updated 7/28/2005 6:39:55 PM ET 2005-07-28T22:39:55

The Federal Aviation Administration on Thursday endorsed Chicago's $15 billion plan to expand O'Hare Airport to relieve congestion and reduce the worst flight delays in the nation.

Mayor Richard Daley said construction would begin immediately upon receiving final approval, which is expected next month.

"When we reduce delays at O'Hare, it will speed up air travel throughout the nation, saving millions of dollars in time and fuel," Daley said.

The plan calls for building new runways and taxiways and reconfiguring others. The first new runway would open in 2007 and construction would be complete in 2013.

The project could still face legal challenges from opponents who claim the city has exaggerated the benefits and lowballed the cost.

"You cannot approve a project that can't be paid for and would cause more delays than it solves," said Joe Karaganis, an attorney for Elk Grove Village and Bensenville, suburbs that have fiercely fought O'Hare expansion for decades.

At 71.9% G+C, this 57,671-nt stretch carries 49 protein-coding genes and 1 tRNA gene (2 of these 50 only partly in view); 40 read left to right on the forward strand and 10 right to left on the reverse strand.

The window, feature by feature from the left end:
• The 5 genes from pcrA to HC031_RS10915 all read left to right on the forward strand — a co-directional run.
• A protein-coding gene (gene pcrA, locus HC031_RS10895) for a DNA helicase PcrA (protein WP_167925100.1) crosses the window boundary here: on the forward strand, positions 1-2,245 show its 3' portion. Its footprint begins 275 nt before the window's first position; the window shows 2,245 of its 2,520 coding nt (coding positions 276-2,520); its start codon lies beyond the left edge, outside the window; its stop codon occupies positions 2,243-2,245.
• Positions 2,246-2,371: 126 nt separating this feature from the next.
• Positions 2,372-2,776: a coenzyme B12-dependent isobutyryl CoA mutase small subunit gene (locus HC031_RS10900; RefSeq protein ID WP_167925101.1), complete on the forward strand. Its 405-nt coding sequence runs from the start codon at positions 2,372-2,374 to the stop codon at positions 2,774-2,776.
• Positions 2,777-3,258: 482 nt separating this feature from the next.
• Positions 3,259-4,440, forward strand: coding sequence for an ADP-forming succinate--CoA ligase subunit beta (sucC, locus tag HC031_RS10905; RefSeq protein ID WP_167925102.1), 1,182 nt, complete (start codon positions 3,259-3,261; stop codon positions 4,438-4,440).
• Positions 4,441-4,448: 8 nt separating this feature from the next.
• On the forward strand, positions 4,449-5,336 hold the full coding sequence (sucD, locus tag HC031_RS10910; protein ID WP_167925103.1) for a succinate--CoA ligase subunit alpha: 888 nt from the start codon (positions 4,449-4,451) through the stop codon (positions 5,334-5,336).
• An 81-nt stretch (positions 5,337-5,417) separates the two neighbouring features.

The 440-acre expansion would require the city to buy and raze more than 500 homes, displacing some 2,600 residents, and would require relocation of nearly 200 businesses and a cemetery with 1,300 tombs dating back to the 1800s.

Jared Leland, an attorney for the owners of the threatened cemetery, said his clients would sue if the FAA decides in favor of the plan.

A report released last week by the U.S. Department of Transportation's inspector general said the city has underestimated the project's cost. It said the city has applied for an "unprecedented" $528 million in grants for the project.

But Daley on Thursday insisted that the city will have the funds to complete the expansion.

The U.S. Transportation Department ranked O'Hare last in on-time departures and arrivals in 2004. Thirty percent of flights arrived late that year.

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